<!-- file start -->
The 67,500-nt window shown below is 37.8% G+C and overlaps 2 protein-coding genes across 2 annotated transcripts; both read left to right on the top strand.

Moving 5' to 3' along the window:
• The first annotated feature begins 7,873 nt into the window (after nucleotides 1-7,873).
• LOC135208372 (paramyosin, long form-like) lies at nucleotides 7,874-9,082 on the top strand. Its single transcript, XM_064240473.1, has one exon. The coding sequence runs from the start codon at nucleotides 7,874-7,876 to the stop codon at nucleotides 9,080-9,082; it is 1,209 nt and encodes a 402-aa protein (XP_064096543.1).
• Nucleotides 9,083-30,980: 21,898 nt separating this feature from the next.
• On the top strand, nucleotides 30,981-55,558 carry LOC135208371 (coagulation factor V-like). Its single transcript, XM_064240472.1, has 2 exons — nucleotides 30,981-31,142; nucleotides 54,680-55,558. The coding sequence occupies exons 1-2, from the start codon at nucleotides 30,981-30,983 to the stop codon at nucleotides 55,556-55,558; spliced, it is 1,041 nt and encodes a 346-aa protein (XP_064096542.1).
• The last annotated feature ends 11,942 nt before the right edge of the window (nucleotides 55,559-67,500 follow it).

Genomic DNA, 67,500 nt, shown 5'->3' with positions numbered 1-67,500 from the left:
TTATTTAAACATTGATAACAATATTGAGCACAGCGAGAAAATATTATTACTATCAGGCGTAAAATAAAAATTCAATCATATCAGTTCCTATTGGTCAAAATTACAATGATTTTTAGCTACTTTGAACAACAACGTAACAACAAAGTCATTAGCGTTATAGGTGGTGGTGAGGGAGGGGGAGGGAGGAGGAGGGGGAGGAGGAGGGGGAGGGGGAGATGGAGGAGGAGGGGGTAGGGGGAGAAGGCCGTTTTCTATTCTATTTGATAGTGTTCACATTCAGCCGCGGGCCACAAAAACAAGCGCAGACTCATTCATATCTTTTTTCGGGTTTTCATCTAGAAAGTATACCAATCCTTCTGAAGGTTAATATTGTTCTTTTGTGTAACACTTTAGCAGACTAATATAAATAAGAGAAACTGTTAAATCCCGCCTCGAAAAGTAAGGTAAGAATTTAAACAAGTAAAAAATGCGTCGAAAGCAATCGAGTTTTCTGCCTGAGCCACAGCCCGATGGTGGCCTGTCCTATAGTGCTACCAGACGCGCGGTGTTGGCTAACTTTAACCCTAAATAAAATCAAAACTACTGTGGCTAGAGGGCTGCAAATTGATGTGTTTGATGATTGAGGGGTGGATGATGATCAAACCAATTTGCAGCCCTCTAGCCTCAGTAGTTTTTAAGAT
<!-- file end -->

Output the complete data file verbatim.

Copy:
The 67,500-nt window shown below is 37.8% G+C and overlaps 2 protein-coding genes across 2 annotated transcripts; both read left to right on the top strand.

Moving 5' to 3' along the window:
• The first annotated feature begins 7,873 nt into the window (after nucleotides 1-7,873).
• LOC135208372 (paramyosin, long form-like) lies at nucleotides 7,874-9,082 on the top strand. Its single transcript, XM_064240473.1, has one exon. The coding sequence runs from the start codon at nucleotides 7,874-7,876 to the stop codon at nucleotides 9,080-9,082; it is 1,209 nt and encodes a 402-aa protein (XP_064096543.1).
• Nucleotides 9,083-30,980: 21,898 nt separating this feature from the next.
• On the top strand, nucleotides 30,981-55,558 carry LOC135208371 (coagulation factor V-like). Its single transcript, XM_064240472.1, has 2 exons — nucleotides 30,981-31,142; nucleotides 54,680-55,558. The coding sequence occupies exons 1-2, from the start codon at nucleotides 30,981-30,983 to the stop codon at nucleotides 55,556-55,558; spliced, it is 1,041 nt and encodes a 346-aa protein (XP_064096542.1).
• The last annotated feature ends 11,942 nt before the right edge of the window (nucleotides 55,559-67,500 follow it).

Genomic DNA, 67,500 nt, shown 5'->3' with positions numbered 1-67,500 from the left:
TTATTTAAACATTGATAACAATATTGAGCACAGCGAGAAAATATTATTACTATCAGGCGTAAAATAAAAATTCAATCATATCAGTTCCTATTGGTCAAAATTACAATGATTTTTAGCTACTTTGAACAACAACGTAACAACAAAGTCATTAGCGTTATAGGTGGTGGTGAGGGAGGGGGAGGGAGGAGGAGGGGGAGGAGGAGGGGGAGGGGGAGATGGAGGAGGAGGGGGTAGGGGGAGAAGGCCGTTTTCTATTCTATTTGATAGTGTTCACATTCAGCCGCGGGCCACAAAAACAAGCGCAGACTCATTCATATCTTTTTTCGGGTTTTCATCTAGAAAGTATACCAATCCTTCTGAAGGTTAATATTGTTCTTTTGTGTAACACTTTAGCAGACTAATATAAATAAGAGAAACTGTTAAATCCCGCCTCGAAAAGTAAGGTAAGAATTTAAACAAGTAAAAAATGCGTCGAAAGCAATCGAGTTTTCTGCCTGAGCCACAGCCCGATGGTGGCCTGTCCTATAGTGCTACCAGACGCGCGGTGTTGGCTAACTTTAACCCTAAATAAAATCAAAACTACTGTGGCTAGAGGGCTGCAAATTGATGTGTTTGATGATTGAGGGGTGGATGATGATCAAACCAATTTGCAGCCCTCTAGCCTCAGTAGTTTTTAAGAT